Unlike other teaching systems that charge teachers a percentage of their profits, this is a much fairer way of doing things, and rather than costing you money it can be an exciting extra revenue stream for you. Many schools that order keep adding further and further orders as the parents are wanting to progress through all the CDs!

July 22nd Sunday - Da Vinci Treasure Hunt

If you're looking for a Summer Camp activity, one good one is a simple treasure hunt. You can either review "Where is Mr Monkey?" and have clues that use near, next to, under, on etc.

Or you could make your own Da Vinci Code Game. Simply have the code spell out words like "desk" or "clock" etc. and have the next clue hidden under the desk or behind the clock etc.. Very simple, but lots of fun!

July 21st 2007 - Dumbledore's Army

I don't know if you've seen the new Harry Potter movie yet ( I got to see it in Imax 3D in Bangkok on Monday!), but there's a new Head Teacher at Hogwarts: Dolores Umbridge.

She starts off the first Defense Against the Dark Arts class by telling the students to forget any practical things, that they should just concentrate on theory for the tests because after all "that's what school is for!"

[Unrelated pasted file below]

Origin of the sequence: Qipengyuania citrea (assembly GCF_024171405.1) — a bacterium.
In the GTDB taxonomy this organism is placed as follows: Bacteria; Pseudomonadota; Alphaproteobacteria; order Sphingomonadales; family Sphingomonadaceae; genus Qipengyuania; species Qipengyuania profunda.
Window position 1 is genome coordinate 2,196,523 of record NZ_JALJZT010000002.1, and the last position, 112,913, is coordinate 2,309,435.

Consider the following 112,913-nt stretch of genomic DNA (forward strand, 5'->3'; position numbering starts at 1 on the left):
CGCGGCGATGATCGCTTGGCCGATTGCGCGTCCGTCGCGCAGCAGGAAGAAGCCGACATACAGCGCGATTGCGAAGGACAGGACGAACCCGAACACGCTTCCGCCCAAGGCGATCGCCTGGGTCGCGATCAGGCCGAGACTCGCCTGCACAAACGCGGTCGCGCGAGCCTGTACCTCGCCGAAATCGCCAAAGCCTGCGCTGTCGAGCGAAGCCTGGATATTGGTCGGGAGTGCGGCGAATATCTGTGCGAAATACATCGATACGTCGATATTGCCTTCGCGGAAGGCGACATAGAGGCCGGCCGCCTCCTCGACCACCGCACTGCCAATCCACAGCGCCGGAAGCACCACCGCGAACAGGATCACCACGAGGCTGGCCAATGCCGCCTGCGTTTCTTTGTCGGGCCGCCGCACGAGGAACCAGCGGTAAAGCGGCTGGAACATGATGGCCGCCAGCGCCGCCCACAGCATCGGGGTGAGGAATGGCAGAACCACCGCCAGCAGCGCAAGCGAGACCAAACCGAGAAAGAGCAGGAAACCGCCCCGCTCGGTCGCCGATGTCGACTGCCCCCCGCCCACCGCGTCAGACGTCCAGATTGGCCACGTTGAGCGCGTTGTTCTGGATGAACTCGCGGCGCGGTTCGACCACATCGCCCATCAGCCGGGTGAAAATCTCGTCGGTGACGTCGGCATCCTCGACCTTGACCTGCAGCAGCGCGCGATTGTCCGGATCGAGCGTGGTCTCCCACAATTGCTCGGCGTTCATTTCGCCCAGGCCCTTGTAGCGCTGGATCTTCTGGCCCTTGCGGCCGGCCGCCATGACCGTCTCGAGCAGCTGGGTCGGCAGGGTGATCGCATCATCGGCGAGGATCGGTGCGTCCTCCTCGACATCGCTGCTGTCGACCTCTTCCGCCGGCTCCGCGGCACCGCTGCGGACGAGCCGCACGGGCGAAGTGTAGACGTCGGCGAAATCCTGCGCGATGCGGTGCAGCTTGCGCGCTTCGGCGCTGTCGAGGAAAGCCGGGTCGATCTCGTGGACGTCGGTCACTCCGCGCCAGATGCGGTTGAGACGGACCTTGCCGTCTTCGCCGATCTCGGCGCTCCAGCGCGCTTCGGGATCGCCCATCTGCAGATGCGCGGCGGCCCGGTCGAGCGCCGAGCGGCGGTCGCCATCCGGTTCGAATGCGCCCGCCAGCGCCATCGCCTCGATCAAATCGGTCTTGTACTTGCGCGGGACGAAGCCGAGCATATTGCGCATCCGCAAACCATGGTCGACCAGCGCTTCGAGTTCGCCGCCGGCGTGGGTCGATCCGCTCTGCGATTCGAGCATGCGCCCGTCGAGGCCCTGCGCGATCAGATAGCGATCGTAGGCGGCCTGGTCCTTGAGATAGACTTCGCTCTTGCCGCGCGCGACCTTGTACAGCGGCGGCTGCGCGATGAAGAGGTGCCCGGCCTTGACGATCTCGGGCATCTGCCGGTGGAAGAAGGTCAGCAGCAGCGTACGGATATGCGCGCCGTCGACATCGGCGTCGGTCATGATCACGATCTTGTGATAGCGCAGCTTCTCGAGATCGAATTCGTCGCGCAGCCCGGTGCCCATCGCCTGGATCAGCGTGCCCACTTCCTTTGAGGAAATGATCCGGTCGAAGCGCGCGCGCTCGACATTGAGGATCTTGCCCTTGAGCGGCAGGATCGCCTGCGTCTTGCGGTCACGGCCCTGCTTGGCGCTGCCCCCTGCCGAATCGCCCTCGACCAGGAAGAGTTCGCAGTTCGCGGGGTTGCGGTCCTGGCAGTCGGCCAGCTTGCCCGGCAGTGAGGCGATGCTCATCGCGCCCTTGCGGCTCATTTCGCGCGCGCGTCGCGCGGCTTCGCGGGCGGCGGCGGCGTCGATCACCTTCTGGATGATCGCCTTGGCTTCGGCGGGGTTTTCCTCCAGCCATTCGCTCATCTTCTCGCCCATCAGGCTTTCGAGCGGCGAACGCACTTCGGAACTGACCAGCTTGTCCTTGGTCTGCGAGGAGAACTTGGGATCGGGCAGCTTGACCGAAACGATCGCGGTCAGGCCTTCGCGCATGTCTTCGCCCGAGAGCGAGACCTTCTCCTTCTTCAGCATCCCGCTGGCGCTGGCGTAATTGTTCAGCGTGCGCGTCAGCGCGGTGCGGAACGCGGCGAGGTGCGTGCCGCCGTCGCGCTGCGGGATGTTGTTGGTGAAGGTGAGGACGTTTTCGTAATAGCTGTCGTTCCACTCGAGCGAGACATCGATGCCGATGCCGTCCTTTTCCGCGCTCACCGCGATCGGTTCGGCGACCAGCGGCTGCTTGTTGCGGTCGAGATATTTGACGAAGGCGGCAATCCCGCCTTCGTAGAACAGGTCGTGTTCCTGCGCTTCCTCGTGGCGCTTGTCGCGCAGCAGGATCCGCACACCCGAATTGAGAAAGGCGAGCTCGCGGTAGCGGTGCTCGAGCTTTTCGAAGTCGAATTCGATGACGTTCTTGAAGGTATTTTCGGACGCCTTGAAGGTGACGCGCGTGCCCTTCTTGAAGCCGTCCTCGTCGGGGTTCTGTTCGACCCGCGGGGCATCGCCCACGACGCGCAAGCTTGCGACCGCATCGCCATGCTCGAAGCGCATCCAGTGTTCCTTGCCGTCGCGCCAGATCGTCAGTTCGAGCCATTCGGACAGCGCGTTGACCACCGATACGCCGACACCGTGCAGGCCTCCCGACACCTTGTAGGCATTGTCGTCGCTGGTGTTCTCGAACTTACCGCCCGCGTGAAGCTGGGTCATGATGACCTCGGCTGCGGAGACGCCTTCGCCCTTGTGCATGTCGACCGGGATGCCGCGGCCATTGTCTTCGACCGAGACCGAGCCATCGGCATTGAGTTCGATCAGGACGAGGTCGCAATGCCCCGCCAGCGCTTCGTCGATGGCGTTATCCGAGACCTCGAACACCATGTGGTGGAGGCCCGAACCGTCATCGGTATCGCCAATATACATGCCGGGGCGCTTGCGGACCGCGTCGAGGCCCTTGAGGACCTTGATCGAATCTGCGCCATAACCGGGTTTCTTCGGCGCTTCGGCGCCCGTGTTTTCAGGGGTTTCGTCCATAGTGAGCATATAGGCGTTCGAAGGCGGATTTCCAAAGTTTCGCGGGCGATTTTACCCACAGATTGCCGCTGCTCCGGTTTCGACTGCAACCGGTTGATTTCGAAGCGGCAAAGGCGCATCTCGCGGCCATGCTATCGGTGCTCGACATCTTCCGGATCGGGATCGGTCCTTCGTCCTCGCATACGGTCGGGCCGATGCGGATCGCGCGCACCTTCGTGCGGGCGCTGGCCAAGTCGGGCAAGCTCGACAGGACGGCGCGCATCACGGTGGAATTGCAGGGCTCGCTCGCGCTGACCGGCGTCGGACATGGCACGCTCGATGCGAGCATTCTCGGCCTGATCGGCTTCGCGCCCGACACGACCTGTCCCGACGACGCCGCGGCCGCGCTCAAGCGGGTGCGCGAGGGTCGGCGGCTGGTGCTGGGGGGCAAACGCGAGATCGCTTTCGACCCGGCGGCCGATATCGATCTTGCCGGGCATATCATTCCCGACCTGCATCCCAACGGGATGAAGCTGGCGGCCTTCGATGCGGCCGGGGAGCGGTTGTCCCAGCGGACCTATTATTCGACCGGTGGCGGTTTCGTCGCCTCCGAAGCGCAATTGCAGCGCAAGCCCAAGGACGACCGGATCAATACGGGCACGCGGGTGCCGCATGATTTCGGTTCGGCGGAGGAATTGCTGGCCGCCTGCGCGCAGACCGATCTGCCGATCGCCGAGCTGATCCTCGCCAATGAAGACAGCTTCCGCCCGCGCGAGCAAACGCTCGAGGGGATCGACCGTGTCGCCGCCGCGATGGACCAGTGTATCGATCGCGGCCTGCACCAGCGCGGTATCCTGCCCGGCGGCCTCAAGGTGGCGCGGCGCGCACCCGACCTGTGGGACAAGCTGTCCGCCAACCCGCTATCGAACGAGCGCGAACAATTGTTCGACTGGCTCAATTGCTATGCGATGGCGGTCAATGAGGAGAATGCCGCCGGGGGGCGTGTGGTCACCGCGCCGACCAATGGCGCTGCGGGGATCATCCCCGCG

Hmmm... does that sound familiar to anyone?

Imelda Staunton does a great job of hamming up the acting, but this is just the sort of teacher, and teaching, that we have to fight against everyday at Genki English.

Some people may sneer when they are told to make lessons fun, teach in a "hands on" way or to even teach listening and speaking before reading and writing. But these are the very tools we need to combat the stuck in the mud old school ways of teaching.

In no way is it a case of "let's just play around", it's about moving on to a new way of learning, to get away from the chalk and talk styles that worked fine for the industrial revolution, but which aren't going to equip our kids for the 21st century.

Have a look at the movie and see how Harry teaches compared with Ms. Umbridge. That's how we need our classrooms to be!